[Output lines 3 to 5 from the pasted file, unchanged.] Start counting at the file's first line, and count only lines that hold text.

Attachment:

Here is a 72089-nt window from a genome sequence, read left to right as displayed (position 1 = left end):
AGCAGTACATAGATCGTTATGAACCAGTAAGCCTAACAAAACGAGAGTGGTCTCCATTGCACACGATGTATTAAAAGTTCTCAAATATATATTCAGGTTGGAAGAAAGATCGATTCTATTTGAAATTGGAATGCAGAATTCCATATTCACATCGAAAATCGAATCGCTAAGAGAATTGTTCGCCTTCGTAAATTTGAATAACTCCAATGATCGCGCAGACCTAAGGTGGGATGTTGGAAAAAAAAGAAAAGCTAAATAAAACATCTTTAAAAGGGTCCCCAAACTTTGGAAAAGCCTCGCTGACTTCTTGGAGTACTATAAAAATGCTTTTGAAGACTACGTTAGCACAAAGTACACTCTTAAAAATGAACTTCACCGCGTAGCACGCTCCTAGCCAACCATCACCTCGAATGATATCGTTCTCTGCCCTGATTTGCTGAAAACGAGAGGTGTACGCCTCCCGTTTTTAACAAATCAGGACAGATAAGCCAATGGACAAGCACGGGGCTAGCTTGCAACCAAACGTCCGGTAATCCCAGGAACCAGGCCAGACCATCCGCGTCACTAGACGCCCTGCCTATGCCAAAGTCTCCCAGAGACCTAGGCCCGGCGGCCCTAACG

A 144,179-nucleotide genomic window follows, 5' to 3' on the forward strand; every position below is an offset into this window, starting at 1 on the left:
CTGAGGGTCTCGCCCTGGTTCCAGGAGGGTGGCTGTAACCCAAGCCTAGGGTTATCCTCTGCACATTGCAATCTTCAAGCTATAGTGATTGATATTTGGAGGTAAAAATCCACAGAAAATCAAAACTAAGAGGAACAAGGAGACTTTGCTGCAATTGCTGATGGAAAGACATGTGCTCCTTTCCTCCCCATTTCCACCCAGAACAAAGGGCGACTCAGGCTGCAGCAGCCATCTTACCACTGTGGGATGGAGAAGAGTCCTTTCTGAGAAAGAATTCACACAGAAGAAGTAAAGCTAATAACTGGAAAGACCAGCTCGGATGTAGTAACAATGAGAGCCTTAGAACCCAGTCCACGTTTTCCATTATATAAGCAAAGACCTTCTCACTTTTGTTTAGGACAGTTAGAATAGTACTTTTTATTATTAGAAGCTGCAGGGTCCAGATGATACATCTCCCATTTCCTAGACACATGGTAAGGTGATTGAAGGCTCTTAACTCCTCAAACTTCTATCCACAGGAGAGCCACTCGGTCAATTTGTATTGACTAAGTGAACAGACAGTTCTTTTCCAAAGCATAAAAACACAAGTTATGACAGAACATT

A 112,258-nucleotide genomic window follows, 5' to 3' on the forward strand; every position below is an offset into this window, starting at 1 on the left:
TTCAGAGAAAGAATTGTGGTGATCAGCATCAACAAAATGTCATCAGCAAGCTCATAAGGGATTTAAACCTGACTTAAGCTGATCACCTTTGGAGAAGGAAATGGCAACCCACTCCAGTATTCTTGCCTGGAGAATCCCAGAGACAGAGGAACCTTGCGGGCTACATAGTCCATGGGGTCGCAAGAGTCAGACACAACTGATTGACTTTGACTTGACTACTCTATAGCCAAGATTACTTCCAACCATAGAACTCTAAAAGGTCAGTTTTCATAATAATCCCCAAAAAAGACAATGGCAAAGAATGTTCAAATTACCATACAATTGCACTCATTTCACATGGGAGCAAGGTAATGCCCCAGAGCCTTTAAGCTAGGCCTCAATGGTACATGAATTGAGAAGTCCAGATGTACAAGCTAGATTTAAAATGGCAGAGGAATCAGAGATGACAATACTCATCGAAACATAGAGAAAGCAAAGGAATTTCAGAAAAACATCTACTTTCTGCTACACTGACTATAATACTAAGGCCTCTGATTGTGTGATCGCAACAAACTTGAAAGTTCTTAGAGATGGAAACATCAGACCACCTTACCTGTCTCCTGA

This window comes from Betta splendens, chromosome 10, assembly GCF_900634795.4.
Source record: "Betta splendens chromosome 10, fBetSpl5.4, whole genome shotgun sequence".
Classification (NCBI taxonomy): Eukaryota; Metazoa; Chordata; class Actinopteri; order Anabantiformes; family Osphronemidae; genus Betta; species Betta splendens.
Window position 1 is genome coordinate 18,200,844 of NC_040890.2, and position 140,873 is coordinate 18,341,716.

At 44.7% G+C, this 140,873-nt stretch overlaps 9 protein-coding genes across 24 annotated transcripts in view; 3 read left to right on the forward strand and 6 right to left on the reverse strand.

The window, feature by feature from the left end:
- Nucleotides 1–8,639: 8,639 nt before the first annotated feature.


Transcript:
A 144,179-nucleotide genomic window follows, 5' to 3' on the forward strand; every position below is an offset into this window, starting at 1 on the left:
CTGAGGGTCTCGCCCTGGTTCCAGGAGGGTGGCTGTAACCCAAGCCTAGGGTTATCCTCTGCACATTGCAATCTTCAAGCTATAGTGATTGATATTTGGAGGTAAAAATCCACAGAAAATCAAAACTAAGAGGAACAAGGAGACTTTGCTGCAATTGCTGATGGAAAGACATGTGCTCCTTTCCTCCCCATTTCCACCCAGAACAAAGGGCGACTCAGGCTGCAGCAGCCATCTTACCACTGTGGGATGGAGAAGAGTCCTTTCTGAGAAAGAATTCACACAGAAGAAGTAAAGCTAATAACTGGAAAGACCAGCTCGGATGTAGTAACAATGAGAGCCTTAGAACCCAGTCCACGTTTTCCATTATATAAGCAAAGACCTTCTCACTTTTGTTTAGGACAGTTAGAATAGTACTTTTTATTATTAGAAGCTGCAGGGTCCAGATGATACATCTCCCATTTCCTAGACACATGGTAAGGTGATTGAAGGCTCTTAACTCCTCAAACTTCTATCCACAGGAGAGCCACTCGGTCAATTTGTATTGACTAAGTGAACAGACAGTTCTTTTCCAAAGCATAAAAACACAAGTTATGACAGAACATT

A 112,258-nucleotide genomic window follows, 5' to 3' on the forward strand; every position below is an offset into this window, starting at 1 on the left: